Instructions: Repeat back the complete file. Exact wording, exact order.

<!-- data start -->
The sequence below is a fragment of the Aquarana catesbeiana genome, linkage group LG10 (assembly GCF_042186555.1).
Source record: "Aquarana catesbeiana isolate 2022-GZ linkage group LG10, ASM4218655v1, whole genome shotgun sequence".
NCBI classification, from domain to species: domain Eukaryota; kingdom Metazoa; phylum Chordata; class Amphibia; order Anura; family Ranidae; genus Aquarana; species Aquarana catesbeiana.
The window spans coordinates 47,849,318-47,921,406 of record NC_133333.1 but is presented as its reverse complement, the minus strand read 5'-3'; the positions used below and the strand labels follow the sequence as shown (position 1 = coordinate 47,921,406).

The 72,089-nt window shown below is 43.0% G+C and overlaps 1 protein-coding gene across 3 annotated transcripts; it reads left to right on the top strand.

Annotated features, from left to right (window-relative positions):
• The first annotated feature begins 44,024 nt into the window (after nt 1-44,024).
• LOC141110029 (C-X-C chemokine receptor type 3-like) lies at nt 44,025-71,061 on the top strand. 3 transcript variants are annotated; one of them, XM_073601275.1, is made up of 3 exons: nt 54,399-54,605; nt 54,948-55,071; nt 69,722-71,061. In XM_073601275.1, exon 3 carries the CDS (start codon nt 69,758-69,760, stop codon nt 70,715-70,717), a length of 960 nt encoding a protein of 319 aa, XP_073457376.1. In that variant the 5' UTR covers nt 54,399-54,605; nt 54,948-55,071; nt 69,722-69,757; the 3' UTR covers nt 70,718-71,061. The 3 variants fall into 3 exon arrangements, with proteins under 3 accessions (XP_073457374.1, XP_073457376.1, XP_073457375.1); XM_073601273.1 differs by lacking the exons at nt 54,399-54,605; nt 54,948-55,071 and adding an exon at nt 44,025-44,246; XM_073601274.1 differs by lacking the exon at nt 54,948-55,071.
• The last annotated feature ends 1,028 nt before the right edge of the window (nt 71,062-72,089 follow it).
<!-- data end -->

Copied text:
The sequence below is a fragment of the Aquarana catesbeiana genome, linkage group LG10 (assembly GCF_042186555.1).
Source record: "Aquarana catesbeiana isolate 2022-GZ linkage group LG10, ASM4218655v1, whole genome shotgun sequence".
NCBI classification, from domain to species: domain Eukaryota; kingdom Metazoa; phylum Chordata; class Amphibia; order Anura; family Ranidae; genus Aquarana; species Aquarana catesbeiana.
The window spans coordinates 47,849,318-47,921,406 of record NC_133333.1 but is presented as its reverse complement, the minus strand read 5'-3'; the positions used below and the strand labels follow the sequence as shown (position 1 = coordinate 47,921,406).

The 72,089-nt window shown below is 43.0% G+C and overlaps 1 protein-coding gene across 3 annotated transcripts; it reads left to right on the top strand.

Annotated features, from left to right (window-relative positions):
• The first annotated feature begins 44,024 nt into the window (after nt 1-44,024).
• LOC141110029 (C-X-C chemokine receptor type 3-like) lies at nt 44,025-71,061 on the top strand. 3 transcript variants are annotated; one of them, XM_073601275.1, is made up of 3 exons: nt 54,399-54,605; nt 54,948-55,071; nt 69,722-71,061. In XM_073601275.1, exon 3 carries the CDS (start codon nt 69,758-69,760, stop codon nt 70,715-70,717), a length of 960 nt encoding a protein of 319 aa, XP_073457376.1. In that variant the 5' UTR covers nt 54,399-54,605; nt 54,948-55,071; nt 69,722-69,757; the 3' UTR covers nt 70,718-71,061. The 3 variants fall into 3 exon arrangements, with proteins under 3 accessions (XP_073457374.1, XP_073457376.1, XP_073457375.1); XM_073601273.1 differs by lacking the exons at nt 54,399-54,605; nt 54,948-55,071 and adding an exon at nt 44,025-44,246; XM_073601274.1 differs by lacking the exon at nt 54,948-55,071.
• The last annotated feature ends 1,028 nt before the right edge of the window (nt 71,062-72,089 follow it).